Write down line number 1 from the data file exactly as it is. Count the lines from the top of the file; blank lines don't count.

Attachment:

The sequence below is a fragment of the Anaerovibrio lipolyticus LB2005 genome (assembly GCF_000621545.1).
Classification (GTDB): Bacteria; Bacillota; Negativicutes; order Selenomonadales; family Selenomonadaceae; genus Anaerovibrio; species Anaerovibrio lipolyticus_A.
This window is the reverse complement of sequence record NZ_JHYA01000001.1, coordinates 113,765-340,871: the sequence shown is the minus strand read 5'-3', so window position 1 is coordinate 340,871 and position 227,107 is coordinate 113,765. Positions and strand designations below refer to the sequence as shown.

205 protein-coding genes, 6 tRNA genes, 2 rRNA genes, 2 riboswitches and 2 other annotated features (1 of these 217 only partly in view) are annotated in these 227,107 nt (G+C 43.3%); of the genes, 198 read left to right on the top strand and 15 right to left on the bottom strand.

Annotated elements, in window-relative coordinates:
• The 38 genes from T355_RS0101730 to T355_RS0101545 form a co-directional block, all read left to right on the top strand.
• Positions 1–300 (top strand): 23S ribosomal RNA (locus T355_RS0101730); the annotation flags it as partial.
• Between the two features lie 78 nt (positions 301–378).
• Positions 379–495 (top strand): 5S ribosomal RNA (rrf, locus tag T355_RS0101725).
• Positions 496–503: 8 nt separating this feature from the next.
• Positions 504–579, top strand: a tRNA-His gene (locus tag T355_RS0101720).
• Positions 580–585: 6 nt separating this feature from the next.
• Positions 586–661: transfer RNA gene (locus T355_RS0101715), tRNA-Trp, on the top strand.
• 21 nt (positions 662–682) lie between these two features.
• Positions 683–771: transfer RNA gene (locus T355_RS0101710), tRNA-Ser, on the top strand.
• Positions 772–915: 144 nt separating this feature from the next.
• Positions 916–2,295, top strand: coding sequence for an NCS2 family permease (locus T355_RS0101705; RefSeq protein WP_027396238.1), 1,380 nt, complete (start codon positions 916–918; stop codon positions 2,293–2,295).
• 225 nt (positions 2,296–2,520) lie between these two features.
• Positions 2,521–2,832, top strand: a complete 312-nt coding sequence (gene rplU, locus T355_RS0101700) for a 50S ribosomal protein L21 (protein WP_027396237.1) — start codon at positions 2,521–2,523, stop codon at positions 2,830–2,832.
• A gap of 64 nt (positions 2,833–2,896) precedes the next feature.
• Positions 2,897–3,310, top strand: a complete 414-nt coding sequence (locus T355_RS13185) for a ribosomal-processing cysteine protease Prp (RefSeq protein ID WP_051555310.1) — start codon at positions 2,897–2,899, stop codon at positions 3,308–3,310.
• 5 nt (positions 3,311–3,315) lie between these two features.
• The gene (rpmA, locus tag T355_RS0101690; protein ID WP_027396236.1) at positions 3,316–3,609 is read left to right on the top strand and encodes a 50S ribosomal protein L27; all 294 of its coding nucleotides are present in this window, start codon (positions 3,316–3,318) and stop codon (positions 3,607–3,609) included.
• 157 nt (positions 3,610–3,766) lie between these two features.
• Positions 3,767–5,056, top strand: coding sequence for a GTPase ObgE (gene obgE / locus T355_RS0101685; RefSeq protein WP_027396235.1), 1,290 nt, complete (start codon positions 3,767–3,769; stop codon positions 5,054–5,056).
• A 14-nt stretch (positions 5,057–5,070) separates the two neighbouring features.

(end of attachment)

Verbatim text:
The sequence below is a fragment of the Anaerovibrio lipolyticus LB2005 genome (assembly GCF_000621545.1).